Hot Rod Alley at the SEMA Show includes a mix of street rod, custom car and street-performance products and services pertaining to everything from classic ’30s vehicles to ‘70s musclecars and beyond. This diverse category showed growth for the third consecutive year at the SEMA Show. For 2016, the number of companies exhibiting in the hot rod segment grew 2% and occupied 4% more square footage on the Show floor than in the prior year.
An entire generation of aftermarket pioneers may remember cruising the boulevard and blaring Bob Dylan’s “The Times They Are a-Changin’” from their recently invented stereo-cassette radios in the ’60s. Now, five decades later, another generation of aftermarket product developers is giving those words a whole other meaning for today’s vehicle-electronics consumers.
The SEMA Garage’s Tech Transfer program was originally conceived as a way to help member companies acquire original-equipment manufacturer (OEM) computer-aided design (CAD) data, making it possible to quickly produce parts that fit the latest models. By logging into the Tech Transfer online portal, a member has access to OEM CAD data and the opportunity to request specific data for one or more vehicles.
In its March 1962 issue, Rod & Custom magazine launched a series of Rod Tests, in which its editors put hot rods and custom cars through the same kind of driving evaluation that new cars got in Motor Trend and other buff books of the time.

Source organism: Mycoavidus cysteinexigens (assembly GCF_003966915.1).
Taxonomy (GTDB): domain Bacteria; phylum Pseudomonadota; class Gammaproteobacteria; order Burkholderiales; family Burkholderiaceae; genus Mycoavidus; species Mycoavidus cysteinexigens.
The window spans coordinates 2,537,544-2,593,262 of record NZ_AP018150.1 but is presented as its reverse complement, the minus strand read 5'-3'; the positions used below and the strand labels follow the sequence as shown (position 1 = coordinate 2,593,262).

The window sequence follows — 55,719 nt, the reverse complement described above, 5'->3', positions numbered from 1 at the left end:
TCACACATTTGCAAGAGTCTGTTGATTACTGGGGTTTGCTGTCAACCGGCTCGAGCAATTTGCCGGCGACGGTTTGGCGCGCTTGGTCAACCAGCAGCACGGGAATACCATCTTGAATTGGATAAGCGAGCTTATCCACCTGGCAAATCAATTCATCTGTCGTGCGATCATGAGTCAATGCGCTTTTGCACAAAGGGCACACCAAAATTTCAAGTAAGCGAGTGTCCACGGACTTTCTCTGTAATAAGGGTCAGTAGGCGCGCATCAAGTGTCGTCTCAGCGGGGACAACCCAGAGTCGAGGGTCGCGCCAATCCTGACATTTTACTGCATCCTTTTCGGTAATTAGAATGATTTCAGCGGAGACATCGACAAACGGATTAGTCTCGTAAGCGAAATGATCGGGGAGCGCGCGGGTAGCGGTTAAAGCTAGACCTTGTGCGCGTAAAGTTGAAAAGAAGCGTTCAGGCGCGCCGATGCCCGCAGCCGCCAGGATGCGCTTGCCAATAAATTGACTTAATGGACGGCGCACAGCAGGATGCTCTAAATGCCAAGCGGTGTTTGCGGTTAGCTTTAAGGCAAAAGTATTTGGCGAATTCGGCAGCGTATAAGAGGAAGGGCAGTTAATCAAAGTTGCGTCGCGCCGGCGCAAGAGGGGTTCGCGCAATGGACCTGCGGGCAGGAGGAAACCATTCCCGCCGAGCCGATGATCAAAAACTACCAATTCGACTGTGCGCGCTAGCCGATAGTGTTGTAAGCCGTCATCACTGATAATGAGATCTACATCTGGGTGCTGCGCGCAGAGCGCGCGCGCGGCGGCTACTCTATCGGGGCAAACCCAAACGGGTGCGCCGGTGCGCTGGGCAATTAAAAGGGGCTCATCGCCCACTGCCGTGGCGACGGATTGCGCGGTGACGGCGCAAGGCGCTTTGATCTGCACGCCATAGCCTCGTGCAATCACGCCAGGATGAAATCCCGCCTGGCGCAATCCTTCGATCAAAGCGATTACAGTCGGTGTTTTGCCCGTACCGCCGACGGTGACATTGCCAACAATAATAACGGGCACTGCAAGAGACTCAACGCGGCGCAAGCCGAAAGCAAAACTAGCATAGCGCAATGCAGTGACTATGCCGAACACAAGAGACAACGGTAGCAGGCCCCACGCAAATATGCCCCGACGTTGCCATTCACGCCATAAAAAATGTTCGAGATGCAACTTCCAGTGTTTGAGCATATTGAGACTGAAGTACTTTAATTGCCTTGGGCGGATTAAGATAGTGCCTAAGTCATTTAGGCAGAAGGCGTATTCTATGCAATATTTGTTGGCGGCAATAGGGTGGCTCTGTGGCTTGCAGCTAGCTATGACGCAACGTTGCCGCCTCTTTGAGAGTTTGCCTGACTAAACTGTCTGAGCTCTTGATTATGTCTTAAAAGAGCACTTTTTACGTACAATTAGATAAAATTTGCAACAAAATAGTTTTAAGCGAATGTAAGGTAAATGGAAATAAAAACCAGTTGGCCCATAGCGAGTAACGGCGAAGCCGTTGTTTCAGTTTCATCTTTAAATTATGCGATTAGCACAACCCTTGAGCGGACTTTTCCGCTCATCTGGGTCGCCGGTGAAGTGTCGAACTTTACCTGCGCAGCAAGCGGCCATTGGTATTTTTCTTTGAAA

U.S. Representative Patrick McHenry (R-NC) is a native North Carolinian and the son of a lawn-care business owner, so it’s no coincidence that he is a key defender of both racing and small businesses. When you look at Rep. McHenry’s public career, it’s clear that he has been on the fast track.
Although life for the local retail outlet has become tougher in the digital age, the traditional brick-and-mortar store is far from dead. In fact, many online “Goliath” merchants are ironically discovering the inherent advantages of brick and mortar and opening “real” storefronts of their own.
Tires are especially important because they are the only vehicle components that actually touch the ground. A variety of publications cover the latest tire offerings to help keep consumers and the industry in the loop on new compounds and designs. These publications were among the many that attended the 2016 SEMA Show to document the newest tires available from manufacturers exhibiting at the Show.
Exhibits at the annual SEMA Show can offer some useful indications of what is trending in the automotive aftermarket in a given year. For those who weren’t able to attend and see for themselves, media coverage following the Show often points to some hot items as well. In surveying these sources and conversing with exhibitors, SEMA News observed a few trends worth mentioning for 2017. The following is a brief look at what the editorial team discovered.
SEMA’s Vice President of Vehicle Technology John Waraniak teamed up with Brett Smith, assistant director of manufacturing, engineering and technology at the Center for Automotive Research (CAR), along with his colleagues in Ann Arbor, Michigan, to share their frontline insights and perspectives with SEMA News on advanced vehicle technologies. They reviewed what SEMA members need to know about how those technologies are impacting the continued growth and future of the automotive performance and specialty-equipment industry.
Google is cracking down on mobile websites that intentionally degrade the web-browsing experience for the rest of us. Beginning in January 2017, the search-engine giant announced plans to push mobile websites down in its search-engine returns if they deliberately harass visitors with bothersome pop-up ads.